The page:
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New look for website as former editor eyes UK rollout

A rolling news website launched last year by the former editor of a daily newspaper that went weekly has unveiled a new look.

Marc Astley set up The Exeter Daily last October on the patch of his old paper, the Express & Echo, which switched to weekly publication in the autumn of 2011.

Now the site has been given a new look ahead of a roll-out of the ‘Daily’ franchise to Plymouth next month.

Marc is already eyeing up other opportunities for expansion and says his ultimate goal is for a network of sites across the whole of the UK.

The new-look Exeter Daily unveiled today

The Exeter site was originally set up with the aim of creating what Marc called an “army of citizen journalists” who would supply much of the content.

Five months on, he says the model has “captured the imagination of a new generation of news consumer.”

Said Marc: “Everything we are doing now is six to 12 months ahead of schedule.  Every day seems to bring more good news and further opportunities.

“The ultimate goal is for a UK-wide network of sites that can work together to deliver a unique news and information service as well as a cost-effective platform for advertisers, both local and national.”

Marc has sold the franchise for The Plymouth Daily to one of the South West’s most successful businessmen, Rex Rosario, owner of Graphic plc.

The company, which employers 170 people in Crediton, Devon and a further 400 in China, produces high technology printed circuit boards for, among others, the aerospace industry.

Said Rex: “It’s obvious to me that the migration from print to digital will continue at a rate of knots and what Marc and the team have here is a business that is perfectly positioned to take advantage of this monumental shift.

“I am extremely excited about this project and I’m looking forward to playing my part in helping it grow.”

Marc left the Express & Echo at the end of 2011 three months after its then owners Northcliffe Media – now Local World – took it weekly.

Since its launch, The Exeter Daily has attracted almost 42,500 visitors and recorded 200,000 page impressions.

The original Exeter Daily homepage used for its launch last October


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  • February 25, 2013 at 1:59 pm

    Nice site but the idea of franchising is painful. It’s like the journalistic equivalent of a 1 and 1 website. The joy of local, digital news is that it reflects the community and has an identity of its own. Rolling out designs and templates is what has caused so much digital pain for traditional media. Local People anyone?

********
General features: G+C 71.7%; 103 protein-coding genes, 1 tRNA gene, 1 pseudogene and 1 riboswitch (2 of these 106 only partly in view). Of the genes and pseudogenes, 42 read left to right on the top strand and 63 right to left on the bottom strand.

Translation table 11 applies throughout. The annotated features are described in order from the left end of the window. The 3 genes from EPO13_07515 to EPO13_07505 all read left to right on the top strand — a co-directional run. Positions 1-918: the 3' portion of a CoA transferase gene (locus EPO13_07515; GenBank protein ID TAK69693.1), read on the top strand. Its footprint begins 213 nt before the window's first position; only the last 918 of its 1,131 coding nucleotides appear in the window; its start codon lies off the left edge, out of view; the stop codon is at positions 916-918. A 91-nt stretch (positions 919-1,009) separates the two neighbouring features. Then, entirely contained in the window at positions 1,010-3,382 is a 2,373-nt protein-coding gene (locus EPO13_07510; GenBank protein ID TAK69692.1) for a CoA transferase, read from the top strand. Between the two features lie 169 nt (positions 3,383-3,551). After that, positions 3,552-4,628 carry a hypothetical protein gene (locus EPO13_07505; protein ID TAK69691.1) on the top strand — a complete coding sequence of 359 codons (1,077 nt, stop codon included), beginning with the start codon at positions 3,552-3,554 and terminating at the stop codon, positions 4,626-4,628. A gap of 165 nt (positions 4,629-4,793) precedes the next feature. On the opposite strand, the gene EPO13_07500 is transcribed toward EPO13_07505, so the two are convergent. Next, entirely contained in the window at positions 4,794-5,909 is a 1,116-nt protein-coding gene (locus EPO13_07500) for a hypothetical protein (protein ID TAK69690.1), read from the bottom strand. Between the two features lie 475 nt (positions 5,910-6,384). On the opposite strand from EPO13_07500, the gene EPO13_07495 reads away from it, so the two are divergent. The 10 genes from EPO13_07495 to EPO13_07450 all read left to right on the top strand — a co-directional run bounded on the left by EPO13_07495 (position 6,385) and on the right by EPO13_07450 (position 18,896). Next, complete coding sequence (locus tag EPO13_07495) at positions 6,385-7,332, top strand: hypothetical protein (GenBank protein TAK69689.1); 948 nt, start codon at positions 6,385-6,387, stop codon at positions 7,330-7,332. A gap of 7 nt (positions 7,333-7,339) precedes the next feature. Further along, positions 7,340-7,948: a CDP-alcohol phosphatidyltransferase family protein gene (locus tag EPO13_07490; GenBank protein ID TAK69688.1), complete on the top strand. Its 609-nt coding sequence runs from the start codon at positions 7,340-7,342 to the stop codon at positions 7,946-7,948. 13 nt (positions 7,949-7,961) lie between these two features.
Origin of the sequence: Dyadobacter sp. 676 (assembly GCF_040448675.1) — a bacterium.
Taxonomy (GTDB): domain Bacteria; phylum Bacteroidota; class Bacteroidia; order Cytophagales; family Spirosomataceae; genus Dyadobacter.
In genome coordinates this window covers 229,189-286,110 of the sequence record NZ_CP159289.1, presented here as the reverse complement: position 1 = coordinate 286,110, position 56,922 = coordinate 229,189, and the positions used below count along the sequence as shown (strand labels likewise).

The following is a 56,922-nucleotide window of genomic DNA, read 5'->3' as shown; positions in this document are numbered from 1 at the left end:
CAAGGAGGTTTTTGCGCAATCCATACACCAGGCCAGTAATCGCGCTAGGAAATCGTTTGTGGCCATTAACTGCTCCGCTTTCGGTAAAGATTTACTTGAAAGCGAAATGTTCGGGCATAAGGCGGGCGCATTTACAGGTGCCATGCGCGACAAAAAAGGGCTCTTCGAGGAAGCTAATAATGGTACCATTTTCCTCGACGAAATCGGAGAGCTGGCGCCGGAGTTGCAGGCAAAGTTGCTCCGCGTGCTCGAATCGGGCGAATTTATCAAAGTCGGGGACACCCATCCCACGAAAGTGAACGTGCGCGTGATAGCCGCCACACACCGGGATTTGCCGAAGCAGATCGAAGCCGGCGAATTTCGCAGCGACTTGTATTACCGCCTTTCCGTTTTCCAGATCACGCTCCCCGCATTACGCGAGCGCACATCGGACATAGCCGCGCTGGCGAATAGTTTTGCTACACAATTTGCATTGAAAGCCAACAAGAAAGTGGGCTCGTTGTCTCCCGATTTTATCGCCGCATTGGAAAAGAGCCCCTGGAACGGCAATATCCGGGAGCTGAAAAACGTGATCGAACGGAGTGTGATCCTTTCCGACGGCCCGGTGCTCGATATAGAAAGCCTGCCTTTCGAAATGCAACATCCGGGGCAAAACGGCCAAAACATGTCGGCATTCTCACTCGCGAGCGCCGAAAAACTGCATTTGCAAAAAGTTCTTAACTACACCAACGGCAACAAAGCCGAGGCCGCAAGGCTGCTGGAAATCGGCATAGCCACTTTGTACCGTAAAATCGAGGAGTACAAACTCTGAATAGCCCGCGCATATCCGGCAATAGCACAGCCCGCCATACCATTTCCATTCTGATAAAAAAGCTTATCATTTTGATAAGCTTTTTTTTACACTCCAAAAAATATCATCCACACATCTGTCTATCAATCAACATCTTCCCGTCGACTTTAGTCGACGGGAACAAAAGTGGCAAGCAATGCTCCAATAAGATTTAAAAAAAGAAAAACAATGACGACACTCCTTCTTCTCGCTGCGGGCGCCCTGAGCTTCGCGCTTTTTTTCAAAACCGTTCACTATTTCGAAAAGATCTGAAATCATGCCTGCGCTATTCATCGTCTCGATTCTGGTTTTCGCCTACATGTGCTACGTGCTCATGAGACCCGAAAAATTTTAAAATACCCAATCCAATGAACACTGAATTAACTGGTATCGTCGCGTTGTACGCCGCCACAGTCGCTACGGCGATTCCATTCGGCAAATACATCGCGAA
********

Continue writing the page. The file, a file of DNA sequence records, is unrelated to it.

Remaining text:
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  • February 25, 2013 at 2:00 pm

    Would be interesting to hear how the figures for visitors and page inpressions compare with the Echo’s – perhaps someone from Local World can let us know.

    Regardless, 200,000 page impressions over the course of more than four months equates to less than 1,500 a day which doesn’t seem like very many. Assuming your average visitor looks at three or four different pages then it’s not inconceivable less than 500 people a day are looking at the site.

    Irrespective of that, the dearth of advertising makes it very difficult to comprehend how the site can generate enough revenue to make it financially viable.

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  • February 25, 2013 at 3:02 pm

    Marc Astley would have done far better to have said how much money (if any) his site is making. Also so-called “citizen journalists” are not real hacks – and most will be filing their gripes or things that interest them personally.

    Can you imagine the outrage if I started trading as a Citizen Doctor on the grounds that I have my Boy Scout First Aid Badge?

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  • February 25, 2013 at 5:02 pm

    Yet more ‘citizen journalists’ – oh good. If people think the press has a bad track record to date just wait until the world and his dog is in charge of editorial content.

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  • February 27, 2013 at 10:34 am

    Chris makes some good points with regard to citizen journalism.

    I note also that a good bit of The Exeter Daily’s content appears to come from youngsters on work experience. I wonder if this too is part of the business model?

    Interestingly, I see one such contributor remarked on Twitter that when she asked the editor for some advice about interviewing someone she was told to ‘wing it’.

    See tweet of January 9:

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